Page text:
More than Tennis: BES reflection on Wimbledon (Villages of London)

I would like to begin by explaining the photo above; I chose this photo to show respect for the history and cultural staple that Wimbledon has become from its star status ass the place for top athletes to perform. While my post will rarely mention tennis, except through external blogs.

Before I begin illustrating my thoughts on Wimbledon, I need to place a disclaimer. I had a doozy of a time actually getting to Wimbledon. From missing my connection to the District line, to not realizing I needed to change to a different District line train in order to get to Wimbledon; once I was on the correct train it terminated early so I had to wait for another train going in the same direction. That all being said, I exited the tube station in Wimbledon already tired from my extended journey and a little frustrated at myself for making the errors that caused my delay. As a result of the state I arrived in Wimbledon in, I really had the energy for only a few activities; mainly centered around food. As I am sure you have come to find from my past posts, most of what I find interesting has to do with the cultural aspects of a situation; namely the art, food, or history,

The first stop on my cultural tour of Wimbledon brought me to The Original Fish and Chip Company where I enjoyed delicious fried cod sprinkled with salt, vinegar, and lemon with crisp chips.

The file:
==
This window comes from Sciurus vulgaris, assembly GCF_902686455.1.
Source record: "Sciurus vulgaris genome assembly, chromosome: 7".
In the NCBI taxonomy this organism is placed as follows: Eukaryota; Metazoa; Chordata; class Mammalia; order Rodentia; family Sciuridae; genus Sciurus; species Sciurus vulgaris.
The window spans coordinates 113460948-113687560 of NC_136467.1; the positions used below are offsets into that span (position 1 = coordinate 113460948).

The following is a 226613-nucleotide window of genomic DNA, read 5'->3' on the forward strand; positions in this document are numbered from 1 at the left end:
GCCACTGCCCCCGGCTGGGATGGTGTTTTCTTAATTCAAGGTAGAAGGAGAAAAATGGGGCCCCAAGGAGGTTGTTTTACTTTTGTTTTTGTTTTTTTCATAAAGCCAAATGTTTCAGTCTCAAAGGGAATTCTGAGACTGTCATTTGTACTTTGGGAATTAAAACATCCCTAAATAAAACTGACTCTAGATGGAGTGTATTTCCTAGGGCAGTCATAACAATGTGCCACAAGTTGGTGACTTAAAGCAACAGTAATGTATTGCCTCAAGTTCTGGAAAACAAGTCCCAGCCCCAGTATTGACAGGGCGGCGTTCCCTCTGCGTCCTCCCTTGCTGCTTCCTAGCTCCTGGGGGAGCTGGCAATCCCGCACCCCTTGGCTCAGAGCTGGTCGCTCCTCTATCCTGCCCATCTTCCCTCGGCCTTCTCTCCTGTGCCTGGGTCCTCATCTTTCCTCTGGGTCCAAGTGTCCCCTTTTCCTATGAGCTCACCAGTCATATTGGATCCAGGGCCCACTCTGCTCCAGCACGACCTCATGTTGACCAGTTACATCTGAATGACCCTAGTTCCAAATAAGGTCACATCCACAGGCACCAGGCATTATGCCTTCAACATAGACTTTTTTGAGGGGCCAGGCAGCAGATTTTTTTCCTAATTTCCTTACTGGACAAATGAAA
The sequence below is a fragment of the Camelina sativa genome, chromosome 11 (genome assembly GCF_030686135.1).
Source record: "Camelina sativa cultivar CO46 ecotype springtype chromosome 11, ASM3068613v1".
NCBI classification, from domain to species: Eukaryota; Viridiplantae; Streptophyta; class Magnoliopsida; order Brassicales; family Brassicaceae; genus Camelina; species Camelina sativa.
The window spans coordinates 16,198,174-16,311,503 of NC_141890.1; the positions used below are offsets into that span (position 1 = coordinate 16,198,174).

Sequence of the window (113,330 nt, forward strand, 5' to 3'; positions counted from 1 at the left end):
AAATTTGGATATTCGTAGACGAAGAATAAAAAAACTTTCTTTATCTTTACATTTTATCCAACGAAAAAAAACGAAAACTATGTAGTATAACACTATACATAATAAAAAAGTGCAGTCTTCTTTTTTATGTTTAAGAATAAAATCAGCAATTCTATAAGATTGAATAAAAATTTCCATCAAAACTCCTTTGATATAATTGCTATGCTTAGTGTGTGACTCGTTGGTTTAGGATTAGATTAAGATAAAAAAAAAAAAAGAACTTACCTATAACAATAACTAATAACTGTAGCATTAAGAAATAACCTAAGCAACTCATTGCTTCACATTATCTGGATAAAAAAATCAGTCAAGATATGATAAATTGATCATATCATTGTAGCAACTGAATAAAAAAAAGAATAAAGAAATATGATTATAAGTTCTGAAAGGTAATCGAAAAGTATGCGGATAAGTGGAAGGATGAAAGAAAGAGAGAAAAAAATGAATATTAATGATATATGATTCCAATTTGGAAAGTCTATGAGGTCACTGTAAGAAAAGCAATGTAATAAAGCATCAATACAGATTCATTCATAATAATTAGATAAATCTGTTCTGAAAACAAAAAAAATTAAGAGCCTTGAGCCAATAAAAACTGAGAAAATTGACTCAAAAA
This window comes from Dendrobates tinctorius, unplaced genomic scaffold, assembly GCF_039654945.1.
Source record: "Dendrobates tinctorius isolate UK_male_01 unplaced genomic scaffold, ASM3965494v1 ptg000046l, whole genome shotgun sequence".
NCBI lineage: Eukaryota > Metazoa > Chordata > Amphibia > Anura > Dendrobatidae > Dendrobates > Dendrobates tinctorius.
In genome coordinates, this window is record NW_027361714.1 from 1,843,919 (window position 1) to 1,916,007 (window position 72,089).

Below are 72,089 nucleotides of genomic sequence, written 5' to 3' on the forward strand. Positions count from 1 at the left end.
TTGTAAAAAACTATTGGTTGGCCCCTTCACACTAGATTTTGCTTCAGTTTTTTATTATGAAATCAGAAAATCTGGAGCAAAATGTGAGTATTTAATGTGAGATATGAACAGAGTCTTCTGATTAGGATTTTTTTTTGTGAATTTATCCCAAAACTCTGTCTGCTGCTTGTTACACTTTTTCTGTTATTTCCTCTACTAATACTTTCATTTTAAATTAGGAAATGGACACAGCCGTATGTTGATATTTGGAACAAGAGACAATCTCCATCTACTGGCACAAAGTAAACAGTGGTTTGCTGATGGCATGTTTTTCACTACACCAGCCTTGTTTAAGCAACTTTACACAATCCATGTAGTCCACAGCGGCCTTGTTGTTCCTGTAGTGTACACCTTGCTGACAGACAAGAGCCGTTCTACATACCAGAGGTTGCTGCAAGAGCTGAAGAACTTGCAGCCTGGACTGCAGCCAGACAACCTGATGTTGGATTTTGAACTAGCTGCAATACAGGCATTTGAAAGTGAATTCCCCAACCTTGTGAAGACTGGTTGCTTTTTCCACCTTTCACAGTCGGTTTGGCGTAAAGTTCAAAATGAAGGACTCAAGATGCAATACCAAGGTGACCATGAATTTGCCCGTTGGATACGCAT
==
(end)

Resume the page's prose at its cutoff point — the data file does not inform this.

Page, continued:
The next stop on my journey lead me through the a quiet neighborhood full of young families. Walking down the sidewalk hearing the crisp crunch of drying leaves under my shiny black riding boots made me nostalgic for fall in the midwest. The smell of damp leaves and grass as I walked past Wimbledon Common only intensified the sensory experience.

On my search for chocolate I found some interesting things/ First, parking here in the UK seems to be option as to which direction the boot or bonnet of your car faces. As shown here:


Secondly, in my eyes the integration of long held tradition with modern convenience stroke a unique balance in Wimbledon. This was illustrated by this butcher shop


just two doors down from a Tesco Express. This shows how the community values the traditions of the past, but want to usher in modern conveniences. The same can be said for the heath of the community. On the same street I saw three herbal remedy and homeopathy stores scatter among a yoga studio. This shows how much value the people of Wimbledon put in their health. I would like to add that the large hill that portions of town are placed on also helps to keeps people in shape.

The main reason I hiked up the hill was to go to the lawn tennis museum, but the more interesting discovery for me on the hilltop was St. Mary’s church. Pictured below, this church caught my attention for its ornate, but subtle architecture and powerful presence in a grove of trees with a winding gravel driveway. The distinctive blue door was also something unique.


While the village of Wimbledon has a strong tradition gained from the media presence of the tennis championships held there, I found this charming village to be similar to any you would see in a film. The quaint streets and boutique shops gave this are a unique character that brings together many different cultures in a way that gives the area its unique character.


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